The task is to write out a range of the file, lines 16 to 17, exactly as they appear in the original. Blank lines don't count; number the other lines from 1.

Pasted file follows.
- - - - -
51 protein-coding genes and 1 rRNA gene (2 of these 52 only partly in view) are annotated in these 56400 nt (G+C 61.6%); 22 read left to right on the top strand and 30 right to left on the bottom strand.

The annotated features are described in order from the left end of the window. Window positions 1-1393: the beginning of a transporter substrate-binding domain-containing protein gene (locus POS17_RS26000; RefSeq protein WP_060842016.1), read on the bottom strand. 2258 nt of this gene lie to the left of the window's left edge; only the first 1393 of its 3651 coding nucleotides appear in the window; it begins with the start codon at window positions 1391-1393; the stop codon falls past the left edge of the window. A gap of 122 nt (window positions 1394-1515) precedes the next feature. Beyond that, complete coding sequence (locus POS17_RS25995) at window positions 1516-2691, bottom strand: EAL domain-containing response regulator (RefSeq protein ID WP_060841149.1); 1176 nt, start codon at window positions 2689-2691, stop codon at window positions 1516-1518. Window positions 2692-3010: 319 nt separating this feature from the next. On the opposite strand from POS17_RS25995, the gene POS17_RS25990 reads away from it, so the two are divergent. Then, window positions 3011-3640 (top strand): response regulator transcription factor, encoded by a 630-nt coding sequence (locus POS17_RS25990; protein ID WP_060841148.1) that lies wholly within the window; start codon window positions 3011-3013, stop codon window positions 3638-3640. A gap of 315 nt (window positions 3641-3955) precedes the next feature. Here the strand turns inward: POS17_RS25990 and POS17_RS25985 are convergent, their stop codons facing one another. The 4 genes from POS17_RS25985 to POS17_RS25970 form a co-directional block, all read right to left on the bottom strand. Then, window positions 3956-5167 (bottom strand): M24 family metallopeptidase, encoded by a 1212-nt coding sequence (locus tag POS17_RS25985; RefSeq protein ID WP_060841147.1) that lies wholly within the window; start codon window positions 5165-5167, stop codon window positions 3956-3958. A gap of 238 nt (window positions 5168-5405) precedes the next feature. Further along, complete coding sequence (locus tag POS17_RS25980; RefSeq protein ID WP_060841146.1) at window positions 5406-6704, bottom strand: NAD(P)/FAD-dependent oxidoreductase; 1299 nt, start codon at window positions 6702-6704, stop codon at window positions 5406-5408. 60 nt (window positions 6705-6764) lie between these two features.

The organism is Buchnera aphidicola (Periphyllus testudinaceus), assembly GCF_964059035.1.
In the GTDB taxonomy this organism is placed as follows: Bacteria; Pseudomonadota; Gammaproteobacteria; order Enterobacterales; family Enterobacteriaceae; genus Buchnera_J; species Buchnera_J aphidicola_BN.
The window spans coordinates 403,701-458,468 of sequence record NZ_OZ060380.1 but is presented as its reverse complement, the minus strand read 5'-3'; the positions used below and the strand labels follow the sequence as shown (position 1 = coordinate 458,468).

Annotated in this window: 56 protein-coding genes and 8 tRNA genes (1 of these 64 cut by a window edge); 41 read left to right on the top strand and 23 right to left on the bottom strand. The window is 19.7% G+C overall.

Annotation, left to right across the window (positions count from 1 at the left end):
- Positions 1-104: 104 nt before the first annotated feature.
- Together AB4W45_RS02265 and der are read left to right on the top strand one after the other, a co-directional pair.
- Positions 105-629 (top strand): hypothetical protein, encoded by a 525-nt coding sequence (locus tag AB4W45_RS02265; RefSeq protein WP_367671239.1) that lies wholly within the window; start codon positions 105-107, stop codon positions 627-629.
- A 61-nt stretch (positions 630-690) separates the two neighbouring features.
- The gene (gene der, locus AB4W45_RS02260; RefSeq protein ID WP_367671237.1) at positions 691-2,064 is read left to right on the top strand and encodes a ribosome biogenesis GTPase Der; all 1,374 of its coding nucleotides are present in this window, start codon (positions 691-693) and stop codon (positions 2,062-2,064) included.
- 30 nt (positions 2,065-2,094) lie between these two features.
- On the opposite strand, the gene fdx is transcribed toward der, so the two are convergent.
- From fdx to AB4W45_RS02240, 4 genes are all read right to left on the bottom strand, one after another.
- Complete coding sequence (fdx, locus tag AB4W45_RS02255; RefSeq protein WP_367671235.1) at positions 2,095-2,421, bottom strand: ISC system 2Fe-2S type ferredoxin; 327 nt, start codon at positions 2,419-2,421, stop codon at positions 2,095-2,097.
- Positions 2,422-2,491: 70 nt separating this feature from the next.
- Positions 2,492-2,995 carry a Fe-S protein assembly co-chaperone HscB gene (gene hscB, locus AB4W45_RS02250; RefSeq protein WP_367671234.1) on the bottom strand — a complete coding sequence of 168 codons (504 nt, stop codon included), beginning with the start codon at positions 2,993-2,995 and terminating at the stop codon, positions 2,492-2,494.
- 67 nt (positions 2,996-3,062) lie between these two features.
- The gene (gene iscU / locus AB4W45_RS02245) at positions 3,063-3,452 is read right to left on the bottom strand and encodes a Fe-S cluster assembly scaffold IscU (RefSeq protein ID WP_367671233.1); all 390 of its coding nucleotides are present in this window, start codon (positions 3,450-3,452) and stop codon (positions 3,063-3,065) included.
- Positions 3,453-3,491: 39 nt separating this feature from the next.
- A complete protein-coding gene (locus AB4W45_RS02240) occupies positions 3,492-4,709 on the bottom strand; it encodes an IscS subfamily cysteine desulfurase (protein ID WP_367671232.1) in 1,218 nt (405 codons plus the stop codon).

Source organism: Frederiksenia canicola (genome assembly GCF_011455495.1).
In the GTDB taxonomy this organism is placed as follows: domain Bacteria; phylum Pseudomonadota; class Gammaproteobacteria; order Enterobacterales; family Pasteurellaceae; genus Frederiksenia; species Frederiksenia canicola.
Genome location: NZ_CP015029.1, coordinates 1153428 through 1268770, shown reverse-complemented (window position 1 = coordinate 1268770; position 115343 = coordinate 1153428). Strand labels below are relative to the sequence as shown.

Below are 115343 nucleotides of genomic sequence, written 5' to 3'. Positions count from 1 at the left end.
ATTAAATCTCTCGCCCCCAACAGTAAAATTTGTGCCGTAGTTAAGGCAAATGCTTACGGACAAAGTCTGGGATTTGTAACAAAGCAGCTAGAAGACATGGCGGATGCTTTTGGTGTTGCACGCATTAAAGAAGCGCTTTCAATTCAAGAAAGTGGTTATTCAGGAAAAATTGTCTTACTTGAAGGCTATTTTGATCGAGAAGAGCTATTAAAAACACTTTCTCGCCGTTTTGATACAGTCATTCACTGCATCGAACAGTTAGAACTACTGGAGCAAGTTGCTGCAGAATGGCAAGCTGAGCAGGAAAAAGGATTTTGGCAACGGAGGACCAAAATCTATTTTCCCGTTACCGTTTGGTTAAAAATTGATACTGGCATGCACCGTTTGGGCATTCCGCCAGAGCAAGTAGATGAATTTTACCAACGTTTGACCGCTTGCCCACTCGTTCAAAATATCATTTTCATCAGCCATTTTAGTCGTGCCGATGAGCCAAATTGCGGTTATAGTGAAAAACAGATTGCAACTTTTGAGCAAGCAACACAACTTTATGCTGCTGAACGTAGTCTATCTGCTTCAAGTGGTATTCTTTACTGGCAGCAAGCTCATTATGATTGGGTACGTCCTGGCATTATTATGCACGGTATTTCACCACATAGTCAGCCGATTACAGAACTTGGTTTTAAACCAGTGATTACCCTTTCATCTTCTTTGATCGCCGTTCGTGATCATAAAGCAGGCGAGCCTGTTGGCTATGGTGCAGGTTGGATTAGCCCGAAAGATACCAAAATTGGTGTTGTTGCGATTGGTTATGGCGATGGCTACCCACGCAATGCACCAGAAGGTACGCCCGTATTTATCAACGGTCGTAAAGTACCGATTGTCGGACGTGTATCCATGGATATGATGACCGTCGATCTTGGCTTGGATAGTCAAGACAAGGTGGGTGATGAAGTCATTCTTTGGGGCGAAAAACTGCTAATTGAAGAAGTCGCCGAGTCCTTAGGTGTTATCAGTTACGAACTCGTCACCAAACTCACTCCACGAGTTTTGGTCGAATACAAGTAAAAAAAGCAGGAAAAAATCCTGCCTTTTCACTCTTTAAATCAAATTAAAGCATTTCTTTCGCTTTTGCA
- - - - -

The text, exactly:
- Complete coding sequence (fdx, locus tag AB4W45_RS02255; RefSeq protein WP_367671235.1) at positions 2,095-2,421, bottom strand: ISC system 2Fe-2S type ferredoxin; 327 nt, start codon at positions 2,419-2,421, stop codon at positions 2,095-2,097.
- Positions 2,422-2,491: 70 nt separating this feature from the next.